Hundreds of multi-day trawler owners and their workers protested at Galle Face in central Colombo last week to demand the Sri Lankan government reduce recent rises in the cost of diesel fuel. In May the government increased diesel from 95 rupees per litre to 110 rupees, and in July lifted it again to 118 rupees (about 73 US cents).
The increases have crippled the small-scale fishing industry and drastically affected the living conditions of fishermen, farmers and other small producers and traders who depend on diesel and kerosene.
Demonstrators gathered at Galle Face on August 23 carrying placards with slogans that read: “We don’t need subsidies but reduced fuel prices,” “Don’t destroy the multi-day fishing industry” and “Rulers! Don’t pick pockets by hiking up fuel prices.”
The protest was called by the All Island Multi-day Vessel Owners’ Association (MVOA). The organisers had planned to present a letter containing their demands to Sri Lankan President Maithripala Sirisena in the hope that this would pressure the government to reverse the fuel increases.
The government, however, responded by deploying police who blocked the rally, claiming it would “inconvenience the public.” A senior officer threatened to “take action” against the demonstrators telling them that they could only present their demands to the presidential secretariat.
Under pressure from angry demonstrators, MVOA president Sujith Fernando rejected the police threats, declaring that the fishermen had been deceived twice this year and they needed to do something that government would “feel.”
The fishermen rallied at Galle Face and then attempted to march toward the presidential secretariat only to be confronted by police armed with batons and water cannons who brought in steel barricades to block the march. An anti-riot police squad was also on stand-by.
Police said they would only allow 11 MVOA representatives to meet with presidential secretariat officials. While angry fishermen said they would not move without a resolution to their concerns, MVOA officials directed the protesters to withdraw.
Sri Lanka has almost 4,650 multi-day vessels which supply deep-sea tuna to large seafood companies for export to Europe, America and other foreign markets. Around 30,000 families are dependent on the industry, which is a major source of foreign exchange for Sri Lanka.
Last week’s demonstration is part of a wave of protests this year by Sri Lankan fishermen against fuel increases, the rising cost of fishing equipment and other necessary items.
In May, tens of thousands of small-boat fishermen protested in coastal areas across the country over a 130 percent increase in the price of kerosene. Fishermen demanded the government reduce kerosene to its previous level of 44 rupees per litre. In the face of this mass opposition the government temporarily cut the kerosene price to 70 rupees per litre and promised subsidies but refused to lower diesel prices. Predictably, Colombo’s subsidy promises have not materialised.
The government’s fuel increases are in line with the social austerity and privatisation measures demanded by the International Monetary Fund (IMF). Under the new arrangement Sri Lankan petrol, diesel and kerosene prices are directly determined by the world market. The IMF did not release the fourth instalment of a bailout loan until Colombo implemented the new “price formula.”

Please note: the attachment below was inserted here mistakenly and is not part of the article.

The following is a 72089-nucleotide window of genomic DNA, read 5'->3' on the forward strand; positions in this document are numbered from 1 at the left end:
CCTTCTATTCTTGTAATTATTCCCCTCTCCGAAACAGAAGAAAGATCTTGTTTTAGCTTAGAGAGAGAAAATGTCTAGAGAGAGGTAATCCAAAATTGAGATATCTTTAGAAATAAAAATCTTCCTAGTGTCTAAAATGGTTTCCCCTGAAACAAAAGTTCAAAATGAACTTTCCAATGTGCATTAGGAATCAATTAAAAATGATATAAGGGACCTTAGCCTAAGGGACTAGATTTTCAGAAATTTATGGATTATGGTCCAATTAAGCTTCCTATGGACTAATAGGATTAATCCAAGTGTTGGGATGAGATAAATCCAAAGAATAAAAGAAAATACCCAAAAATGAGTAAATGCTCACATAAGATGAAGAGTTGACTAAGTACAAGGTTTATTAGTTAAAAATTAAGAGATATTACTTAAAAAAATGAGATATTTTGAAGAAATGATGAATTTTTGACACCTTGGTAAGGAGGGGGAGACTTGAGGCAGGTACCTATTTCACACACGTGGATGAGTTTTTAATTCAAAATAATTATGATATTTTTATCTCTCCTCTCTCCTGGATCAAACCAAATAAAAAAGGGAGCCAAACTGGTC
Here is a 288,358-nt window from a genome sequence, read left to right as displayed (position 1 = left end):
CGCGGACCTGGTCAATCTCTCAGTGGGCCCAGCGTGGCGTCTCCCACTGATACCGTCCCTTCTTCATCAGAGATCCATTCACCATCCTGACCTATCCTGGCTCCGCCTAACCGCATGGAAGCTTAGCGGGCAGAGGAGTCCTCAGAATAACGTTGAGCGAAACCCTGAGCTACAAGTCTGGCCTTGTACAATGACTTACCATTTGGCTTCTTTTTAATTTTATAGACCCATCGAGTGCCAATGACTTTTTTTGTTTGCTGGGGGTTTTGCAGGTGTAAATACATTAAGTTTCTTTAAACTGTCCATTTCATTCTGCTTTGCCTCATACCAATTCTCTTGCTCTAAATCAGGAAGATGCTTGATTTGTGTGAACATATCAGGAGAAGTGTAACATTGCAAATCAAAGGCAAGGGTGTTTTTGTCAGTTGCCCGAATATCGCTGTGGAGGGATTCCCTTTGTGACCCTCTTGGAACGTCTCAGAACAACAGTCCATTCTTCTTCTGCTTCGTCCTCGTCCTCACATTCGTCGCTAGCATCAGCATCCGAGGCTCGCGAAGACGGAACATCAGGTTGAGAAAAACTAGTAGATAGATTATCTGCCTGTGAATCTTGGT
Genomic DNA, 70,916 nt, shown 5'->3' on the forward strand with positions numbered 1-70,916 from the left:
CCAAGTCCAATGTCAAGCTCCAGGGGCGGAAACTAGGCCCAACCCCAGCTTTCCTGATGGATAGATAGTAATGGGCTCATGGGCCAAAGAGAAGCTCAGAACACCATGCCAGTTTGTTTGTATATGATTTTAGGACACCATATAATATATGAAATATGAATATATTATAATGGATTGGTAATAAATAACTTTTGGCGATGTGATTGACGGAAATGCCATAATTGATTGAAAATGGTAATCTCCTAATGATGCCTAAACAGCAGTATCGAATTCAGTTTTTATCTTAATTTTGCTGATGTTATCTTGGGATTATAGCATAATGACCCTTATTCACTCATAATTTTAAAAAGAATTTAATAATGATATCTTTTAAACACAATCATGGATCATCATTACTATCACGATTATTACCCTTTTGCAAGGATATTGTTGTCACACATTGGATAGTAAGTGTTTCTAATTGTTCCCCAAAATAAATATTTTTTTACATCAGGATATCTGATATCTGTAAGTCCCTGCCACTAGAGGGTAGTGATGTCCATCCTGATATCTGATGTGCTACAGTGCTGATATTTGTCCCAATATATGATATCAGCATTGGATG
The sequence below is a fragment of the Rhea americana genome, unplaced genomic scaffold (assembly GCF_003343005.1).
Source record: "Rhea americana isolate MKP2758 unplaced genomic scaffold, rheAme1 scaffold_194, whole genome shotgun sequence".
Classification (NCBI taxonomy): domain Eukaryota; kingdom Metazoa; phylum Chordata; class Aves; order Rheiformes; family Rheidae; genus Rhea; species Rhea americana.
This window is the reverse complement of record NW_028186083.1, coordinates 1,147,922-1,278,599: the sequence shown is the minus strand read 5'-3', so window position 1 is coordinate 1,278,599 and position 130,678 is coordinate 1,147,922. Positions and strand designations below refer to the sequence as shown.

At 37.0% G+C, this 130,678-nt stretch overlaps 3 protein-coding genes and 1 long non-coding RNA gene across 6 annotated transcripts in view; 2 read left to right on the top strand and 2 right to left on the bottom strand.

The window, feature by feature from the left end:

Multi-day fishing vessels, which spend several days at sea, usually consume between 10,000 and 15,000 litres of diesel which, together with food, bait, ice and other expenses, cost between 1.6 million to 2 million rupees each trip.
The income from each fishing harvest is then divided—half for the vessel owner and the other half equally between the workers. Losses are allocated in the same way amongst the workers as a debt and deducted from the income of the next fishing expedition.
Last week’s hour-long discussion between MVOA representatives and a presidential secretariat official was futile. MVOA President Fernando told the media that the official would look into steps taken by the fisheries ministry and had suggested a possible future discussion with President Sirisena. Protesting fishermen denounced the empty promises.
Like the trade unions, MVOA claims that a meeting with Sirisena will resolve the disastrous situation facing workers in the fishing industry are bogus. The government functions as a direct tool of the IMF in ruthlessly imposing its austerity measures. The MVOA’s claims that the economic problems facing small boat owners were solved by the temporary reduction in kerosene prices are also false.
Sunil, a fishing worker from Mahawewa, near Chilaw told the WSWS reporters that he had recently sold his fishing vessel.
“I’m a professional fisherman. Our last fishing expedition yielded an income of just 2.1 million rupees against an expenditure of 1.9 million rupees. When the workers’ share, half of the profit, was divided among the six workers, each one only received 16,000 rupees. Forty-three days hard work were required for this amount, which is scarcely enough to eke out a living for two weeks let alone settle our previous debts.”
Fishing vessel owners, he explained, face a real crisis. “One of my friends, a vessel owner, told me that he had to pawn all of his jewellery for the first time in his life last month to settle a 1.5 million rupee debt.”
Rogus, a fisherman from Thoduwawa near Chilaw told the WSWS: “Every day the price of essentials increases which makes life hard. The cost of preparing fishing nets has also gone up by thousands of rupees. No lasting solution to our problems can be found from the government in power.”